The opening of PGC. The Presbyterian Girls’ College (PGC) was established with 45 students. The original residence ‘Glenbrae’ was purchased in Locke Street, Warwick and the first headmistress was Miss Constance Mackness who remained in this role until 1949.
The Scots College was founded at ‘Arranmore’ on the banks of the Condamine River. The first Headmaster was Mr Briggs.
After the first graduating students formed a close affiliation with their school, the Past Students Association was introduced.
The Memorial Belfry is erected. Many past students speak often of the bell tower that used to sit in front of De Conlay boarding house. The Belfry was erected to honour the life of Mrs Dorothy Ada Tait in 1936. Mrs Tait was the wife of the Headmaster of SCOTS at that time, Mr Alan Tait. She was an accomplished teacher and pianist and well loved by all in the SCOTS community, so her sudden passing in the winter holidays of 1935 had a devastating effect on the whole College community.
De Conlay House and WR Black buildings open. During 1939, Council accepted the proposal from Mr John Dunning and the Rev M Henderson to build a new dormitory block next to School House and a separate classroom block that would have respective purposes as residential area and junior school. The house, named in honour of BT De Conlay came to be constructed alongside the WR Black Building at a combined cost of £10,000.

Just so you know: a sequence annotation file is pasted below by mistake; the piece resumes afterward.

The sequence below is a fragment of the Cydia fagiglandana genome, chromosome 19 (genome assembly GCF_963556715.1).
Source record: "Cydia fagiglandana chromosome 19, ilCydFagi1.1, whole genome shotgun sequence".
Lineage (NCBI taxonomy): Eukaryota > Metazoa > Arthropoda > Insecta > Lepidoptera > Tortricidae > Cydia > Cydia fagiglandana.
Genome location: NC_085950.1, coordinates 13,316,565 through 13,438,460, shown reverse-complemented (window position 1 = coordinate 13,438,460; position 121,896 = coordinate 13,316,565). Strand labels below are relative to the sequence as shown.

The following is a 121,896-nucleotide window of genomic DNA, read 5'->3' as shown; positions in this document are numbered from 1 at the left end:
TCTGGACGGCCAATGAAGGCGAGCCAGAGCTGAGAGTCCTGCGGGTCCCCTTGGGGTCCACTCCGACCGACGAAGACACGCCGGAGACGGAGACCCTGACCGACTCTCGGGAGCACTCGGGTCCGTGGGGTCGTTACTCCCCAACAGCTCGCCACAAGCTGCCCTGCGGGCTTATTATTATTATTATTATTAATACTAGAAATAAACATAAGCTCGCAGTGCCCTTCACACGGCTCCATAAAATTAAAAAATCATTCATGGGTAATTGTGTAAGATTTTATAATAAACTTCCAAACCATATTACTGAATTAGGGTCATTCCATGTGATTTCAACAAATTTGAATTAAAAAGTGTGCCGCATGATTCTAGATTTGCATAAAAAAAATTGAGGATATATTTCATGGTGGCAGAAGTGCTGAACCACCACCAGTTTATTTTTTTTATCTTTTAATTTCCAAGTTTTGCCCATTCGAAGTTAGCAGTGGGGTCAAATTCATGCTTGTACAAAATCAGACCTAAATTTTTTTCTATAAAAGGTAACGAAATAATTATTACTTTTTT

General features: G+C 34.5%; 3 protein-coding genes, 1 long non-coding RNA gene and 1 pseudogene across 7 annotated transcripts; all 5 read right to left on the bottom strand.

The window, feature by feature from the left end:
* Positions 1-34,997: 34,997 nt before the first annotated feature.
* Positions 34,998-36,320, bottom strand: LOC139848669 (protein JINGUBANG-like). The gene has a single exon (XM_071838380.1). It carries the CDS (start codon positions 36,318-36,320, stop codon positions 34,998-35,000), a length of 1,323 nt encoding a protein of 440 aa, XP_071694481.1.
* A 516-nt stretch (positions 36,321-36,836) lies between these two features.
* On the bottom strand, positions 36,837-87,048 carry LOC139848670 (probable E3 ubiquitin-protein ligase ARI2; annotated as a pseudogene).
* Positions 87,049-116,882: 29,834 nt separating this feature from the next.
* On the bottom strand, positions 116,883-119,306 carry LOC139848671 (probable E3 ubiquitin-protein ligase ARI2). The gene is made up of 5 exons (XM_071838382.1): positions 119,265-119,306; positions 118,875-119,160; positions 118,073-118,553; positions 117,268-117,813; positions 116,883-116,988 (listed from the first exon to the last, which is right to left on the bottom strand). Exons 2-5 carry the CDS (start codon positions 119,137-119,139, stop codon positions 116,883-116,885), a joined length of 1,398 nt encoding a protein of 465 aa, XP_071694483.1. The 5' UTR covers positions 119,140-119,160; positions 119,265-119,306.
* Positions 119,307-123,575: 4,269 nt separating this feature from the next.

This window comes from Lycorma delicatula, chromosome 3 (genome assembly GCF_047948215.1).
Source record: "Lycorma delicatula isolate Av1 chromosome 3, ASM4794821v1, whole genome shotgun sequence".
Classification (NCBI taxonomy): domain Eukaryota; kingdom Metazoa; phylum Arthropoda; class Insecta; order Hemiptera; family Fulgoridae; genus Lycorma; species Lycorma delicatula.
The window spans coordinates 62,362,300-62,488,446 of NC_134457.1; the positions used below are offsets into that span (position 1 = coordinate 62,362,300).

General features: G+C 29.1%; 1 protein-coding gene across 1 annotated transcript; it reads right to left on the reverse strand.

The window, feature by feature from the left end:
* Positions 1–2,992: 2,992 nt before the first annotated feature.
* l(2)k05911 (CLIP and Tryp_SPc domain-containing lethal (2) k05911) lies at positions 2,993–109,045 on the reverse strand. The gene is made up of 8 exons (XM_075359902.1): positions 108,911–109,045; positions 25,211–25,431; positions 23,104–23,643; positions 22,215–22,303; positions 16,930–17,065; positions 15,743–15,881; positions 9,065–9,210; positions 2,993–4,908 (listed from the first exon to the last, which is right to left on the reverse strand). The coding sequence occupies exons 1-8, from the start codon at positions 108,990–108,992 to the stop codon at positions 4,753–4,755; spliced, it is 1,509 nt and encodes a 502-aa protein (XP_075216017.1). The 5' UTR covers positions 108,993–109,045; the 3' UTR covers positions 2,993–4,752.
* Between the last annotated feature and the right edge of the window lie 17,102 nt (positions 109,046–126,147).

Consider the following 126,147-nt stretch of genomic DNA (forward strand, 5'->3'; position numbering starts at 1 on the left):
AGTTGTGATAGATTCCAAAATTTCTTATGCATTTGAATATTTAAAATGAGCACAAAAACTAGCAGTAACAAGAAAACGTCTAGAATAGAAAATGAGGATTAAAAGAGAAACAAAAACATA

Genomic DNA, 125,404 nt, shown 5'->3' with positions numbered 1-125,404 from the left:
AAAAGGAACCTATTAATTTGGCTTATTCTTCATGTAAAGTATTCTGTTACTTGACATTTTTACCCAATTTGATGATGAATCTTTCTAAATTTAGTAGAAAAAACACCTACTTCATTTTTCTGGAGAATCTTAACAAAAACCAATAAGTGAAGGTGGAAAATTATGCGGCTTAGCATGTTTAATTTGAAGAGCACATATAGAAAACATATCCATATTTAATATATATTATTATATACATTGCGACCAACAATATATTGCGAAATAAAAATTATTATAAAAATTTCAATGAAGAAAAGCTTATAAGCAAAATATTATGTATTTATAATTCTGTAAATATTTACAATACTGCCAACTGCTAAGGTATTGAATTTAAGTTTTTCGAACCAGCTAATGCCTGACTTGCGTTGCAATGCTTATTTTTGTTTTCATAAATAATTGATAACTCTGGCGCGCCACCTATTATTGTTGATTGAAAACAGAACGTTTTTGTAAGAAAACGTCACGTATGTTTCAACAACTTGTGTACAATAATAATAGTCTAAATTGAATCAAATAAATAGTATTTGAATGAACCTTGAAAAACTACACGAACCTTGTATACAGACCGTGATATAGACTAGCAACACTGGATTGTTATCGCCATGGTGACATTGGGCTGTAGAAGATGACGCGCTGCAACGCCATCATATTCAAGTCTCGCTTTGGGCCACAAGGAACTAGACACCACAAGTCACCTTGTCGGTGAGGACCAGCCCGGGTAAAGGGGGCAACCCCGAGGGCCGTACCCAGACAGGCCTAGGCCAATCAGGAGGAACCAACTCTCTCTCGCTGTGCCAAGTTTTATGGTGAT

WWII Army Hospital takes over SCOTS. The Australian Army first indicated their interest in the site in 1942, prior to boys returning to school. Council members approached the owners of two properties near Warwick to ensure that students at SCOTS could continue their education during the war. Shortly after, the boys were evacuated from SCOTS to take up residence and school at ‘Toolburra’ (12 kilometres north on the Allora road) and ‘Kingswood’ (closer to Warwick, overlooking the road to Killarney).
Retirement of longest serving and much-loved PGC Principal, Miss Mackness. Her decision to retire was made early in 1949.
Cadets and the College Pipe Band emerges. During 1948 the Old Scots Collegians Association purchased 250 kilts and sporrans from the Queensland Cameron Highlanders Association. This allowed the already established cadet unit to adopt a kilted uniform in 1949. Boys had brought both their kilts and bagpipes to school long before this time. However, the change prompted Principal Des Davey to formally establish the Pipe Band. The founding members of the Scots Pipes and Drums were Drum Major Darryl Hutton, Pipe Major David Laird, Sergeant Piper John Muir, Leading Drummer Alistair Kennedy, Pipers Jim Muir, Anthony Tait, Edward Jackson and Drummers Leigh Wynne, John Hunt and John Durrand.
SCOTS and PGC become The SCOTS PGC College. The Oxenham Street campus housed all classes whilst PGC remained in place as the girls boarding house. While the two Colleges operated separately before this time, they regularly participated in joint activities, such as Speech Days, and interacted socially at church, dances and sporting and culture events.
Dormitories renovated on both SCOTS and PGC campuses. The late 1970’s through to the mid 1980’s saw SCOTS PGC enter an exciting phase of renewed energy and redevelopment. Both the boys and girls boarding facilities underwent refurbishment. Enrolment numbers increased and the College experienced improvements in both the scholastic and sporting spheres.